I’ve been thinking a lot recently about the future for card payments. In particular, I have been reading about the growth of WeChat in China. WeChat combines the functionality of apps well known in Europe and America, such as WhatsApp, Twitter, and payment services such as Apple Pay. WeChat has an integrated wallet service and has surpassed half a billion users in China.
What does this mean for traditional card payments? In theory, everything on a plastic payment card can easily be stored (more securely) on your phone so why carry a wallet of plastic around anyway? That’s what half a billion Chinese customers already believe, but the growth of WeChat is not guaranteed. Tencent, the company that produces WeChat, has struggled to roll out the wallet functionality outside of their home market. Even in Hong Kong, people will use the app to chat to friends, but still reach for their cards to make payments.
How we pay for products remains largely cultural, but we have seen this change in many markets where cash has declined in favour of cards. If electronic services offer better payment terms and options then cards perhaps the cultural resistance may be overcome in time?
Alice Milligan, the Chief Customer Experience Officer of Citi Cards believes there is still a lot that can be done to make card use more attractive. In this interview with CMO.com, she outlines how communication and information from card issuers can be dramatically improved:
“For example, we saw that customers were earning rewards but were not as engaged with enjoying them as they could be. We added information on their account dashboard so they can easily view their rewards balance. If the account was recently opened with an introductory offer for 50,000 points after $3,000 in spend during the first three months, they can see how their monthly spend is adding up.”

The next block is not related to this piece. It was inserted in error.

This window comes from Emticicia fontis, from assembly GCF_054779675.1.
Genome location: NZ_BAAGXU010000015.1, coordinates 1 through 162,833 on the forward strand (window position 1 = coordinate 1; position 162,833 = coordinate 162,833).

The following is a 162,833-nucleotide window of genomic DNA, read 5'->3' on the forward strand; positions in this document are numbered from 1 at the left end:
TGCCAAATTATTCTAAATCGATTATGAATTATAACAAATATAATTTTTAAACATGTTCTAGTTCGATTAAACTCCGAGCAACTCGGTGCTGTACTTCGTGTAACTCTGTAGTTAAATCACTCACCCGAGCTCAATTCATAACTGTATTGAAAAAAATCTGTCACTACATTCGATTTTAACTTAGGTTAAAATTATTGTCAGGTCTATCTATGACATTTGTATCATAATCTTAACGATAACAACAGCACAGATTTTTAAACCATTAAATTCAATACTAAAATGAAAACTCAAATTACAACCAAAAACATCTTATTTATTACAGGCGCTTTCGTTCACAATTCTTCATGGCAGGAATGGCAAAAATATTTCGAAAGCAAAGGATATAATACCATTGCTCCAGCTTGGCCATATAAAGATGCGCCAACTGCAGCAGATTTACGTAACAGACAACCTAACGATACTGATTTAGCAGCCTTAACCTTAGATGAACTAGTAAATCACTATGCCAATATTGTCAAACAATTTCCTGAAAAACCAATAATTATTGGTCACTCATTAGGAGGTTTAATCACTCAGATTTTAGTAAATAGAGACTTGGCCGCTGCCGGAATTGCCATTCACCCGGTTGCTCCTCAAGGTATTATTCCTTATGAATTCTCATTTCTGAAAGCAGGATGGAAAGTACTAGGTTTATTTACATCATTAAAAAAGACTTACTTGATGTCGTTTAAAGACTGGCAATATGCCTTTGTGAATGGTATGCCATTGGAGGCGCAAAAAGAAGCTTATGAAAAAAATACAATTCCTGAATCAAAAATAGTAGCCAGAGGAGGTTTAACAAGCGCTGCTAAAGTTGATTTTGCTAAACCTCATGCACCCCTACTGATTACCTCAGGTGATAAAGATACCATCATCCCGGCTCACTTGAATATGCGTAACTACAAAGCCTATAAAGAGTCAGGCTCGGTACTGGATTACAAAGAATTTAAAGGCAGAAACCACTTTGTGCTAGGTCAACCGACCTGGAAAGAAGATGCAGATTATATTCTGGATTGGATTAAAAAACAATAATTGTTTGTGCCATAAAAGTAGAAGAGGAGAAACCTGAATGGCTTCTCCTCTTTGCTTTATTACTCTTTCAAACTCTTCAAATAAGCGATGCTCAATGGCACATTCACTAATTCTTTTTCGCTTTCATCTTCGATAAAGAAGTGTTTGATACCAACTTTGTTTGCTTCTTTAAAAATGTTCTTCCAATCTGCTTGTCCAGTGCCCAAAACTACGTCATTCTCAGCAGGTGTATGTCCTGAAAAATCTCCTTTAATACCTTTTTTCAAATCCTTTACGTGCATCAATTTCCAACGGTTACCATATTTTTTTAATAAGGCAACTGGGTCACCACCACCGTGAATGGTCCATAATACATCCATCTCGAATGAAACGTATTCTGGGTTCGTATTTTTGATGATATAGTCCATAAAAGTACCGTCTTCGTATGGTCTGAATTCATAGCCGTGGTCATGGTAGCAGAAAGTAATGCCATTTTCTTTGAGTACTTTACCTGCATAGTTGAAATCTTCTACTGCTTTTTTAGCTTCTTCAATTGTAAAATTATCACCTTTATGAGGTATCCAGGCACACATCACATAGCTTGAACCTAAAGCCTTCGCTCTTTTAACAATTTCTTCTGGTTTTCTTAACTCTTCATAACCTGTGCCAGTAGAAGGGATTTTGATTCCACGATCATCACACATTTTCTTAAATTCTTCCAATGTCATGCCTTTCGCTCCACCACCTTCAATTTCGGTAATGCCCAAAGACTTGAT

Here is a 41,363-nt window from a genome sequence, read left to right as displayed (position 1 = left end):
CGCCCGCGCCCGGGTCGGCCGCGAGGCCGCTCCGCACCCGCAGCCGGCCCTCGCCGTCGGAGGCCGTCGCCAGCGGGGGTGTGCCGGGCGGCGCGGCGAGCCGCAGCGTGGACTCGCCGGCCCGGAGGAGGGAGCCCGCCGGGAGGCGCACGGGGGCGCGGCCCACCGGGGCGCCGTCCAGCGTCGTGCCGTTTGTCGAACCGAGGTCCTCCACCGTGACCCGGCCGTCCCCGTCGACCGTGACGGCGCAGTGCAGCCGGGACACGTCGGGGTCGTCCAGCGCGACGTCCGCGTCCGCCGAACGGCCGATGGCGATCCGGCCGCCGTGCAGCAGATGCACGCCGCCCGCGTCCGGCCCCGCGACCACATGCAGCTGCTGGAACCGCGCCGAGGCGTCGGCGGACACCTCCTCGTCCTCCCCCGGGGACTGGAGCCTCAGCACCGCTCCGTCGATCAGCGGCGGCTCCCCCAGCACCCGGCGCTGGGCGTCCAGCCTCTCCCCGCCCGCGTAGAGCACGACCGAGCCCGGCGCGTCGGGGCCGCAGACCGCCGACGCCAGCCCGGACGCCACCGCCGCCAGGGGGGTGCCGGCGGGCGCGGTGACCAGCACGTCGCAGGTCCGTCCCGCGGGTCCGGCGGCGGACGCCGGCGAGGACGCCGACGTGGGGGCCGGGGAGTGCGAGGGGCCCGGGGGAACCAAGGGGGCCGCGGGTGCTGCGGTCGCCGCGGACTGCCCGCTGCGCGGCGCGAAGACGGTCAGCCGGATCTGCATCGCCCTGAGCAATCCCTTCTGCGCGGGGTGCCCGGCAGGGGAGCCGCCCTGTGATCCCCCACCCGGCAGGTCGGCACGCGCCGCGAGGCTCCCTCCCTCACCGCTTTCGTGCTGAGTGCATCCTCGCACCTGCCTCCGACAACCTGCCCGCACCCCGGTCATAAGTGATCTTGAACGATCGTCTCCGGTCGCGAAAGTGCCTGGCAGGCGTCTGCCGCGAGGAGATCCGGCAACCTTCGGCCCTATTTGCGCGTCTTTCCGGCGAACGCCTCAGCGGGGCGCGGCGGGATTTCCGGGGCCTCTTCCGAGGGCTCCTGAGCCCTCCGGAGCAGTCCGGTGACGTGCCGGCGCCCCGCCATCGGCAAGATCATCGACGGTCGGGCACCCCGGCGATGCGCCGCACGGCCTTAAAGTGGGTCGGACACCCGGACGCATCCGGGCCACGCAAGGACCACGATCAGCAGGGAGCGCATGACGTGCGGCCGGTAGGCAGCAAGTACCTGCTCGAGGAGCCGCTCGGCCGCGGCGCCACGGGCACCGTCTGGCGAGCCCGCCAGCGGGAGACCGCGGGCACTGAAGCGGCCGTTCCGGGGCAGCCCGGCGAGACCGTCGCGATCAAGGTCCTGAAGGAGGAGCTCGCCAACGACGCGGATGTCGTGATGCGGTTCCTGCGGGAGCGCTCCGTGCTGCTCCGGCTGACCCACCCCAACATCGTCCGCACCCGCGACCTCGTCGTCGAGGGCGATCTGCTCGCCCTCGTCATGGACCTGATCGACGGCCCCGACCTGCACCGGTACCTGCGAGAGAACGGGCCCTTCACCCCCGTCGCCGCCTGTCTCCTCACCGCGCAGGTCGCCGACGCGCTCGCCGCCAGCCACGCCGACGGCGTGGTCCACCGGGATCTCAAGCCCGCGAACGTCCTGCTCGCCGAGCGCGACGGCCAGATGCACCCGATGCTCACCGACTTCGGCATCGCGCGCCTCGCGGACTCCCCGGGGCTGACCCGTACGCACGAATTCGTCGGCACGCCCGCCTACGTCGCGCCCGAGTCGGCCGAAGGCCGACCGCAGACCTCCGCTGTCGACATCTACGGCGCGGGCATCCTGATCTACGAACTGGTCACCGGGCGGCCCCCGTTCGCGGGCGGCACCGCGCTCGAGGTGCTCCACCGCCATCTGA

Summarising some of the other points made by Alice, it seems that card providers are focusing on improving the customer experience in several ways:
- Improving the customer service interface and making it easier to get help across multiple channels
- Being more proactive – as in the earlier example. Helping customers to get more from their relationship with the card and loyalty programme.
- Using analytics and data to better understand what customers want and how they behave.
Looking over at Asia there has been a dramatic shift in how payments are made and a similar adoption of app-based payments could dramatically affect American and European card issuers. The answer in the short and medium term is to enhance cultural resistance to change by ensuring that the customer experience with their cards is so good, customers don’t want to explore innovative new options. This may not work for ever, but the card issuers can buy enough time to plan how they fit into the future of payments.
What do you think is the future of cards? Let me know your thoughts by leaving a comment here, or get in touch on LinkedIn.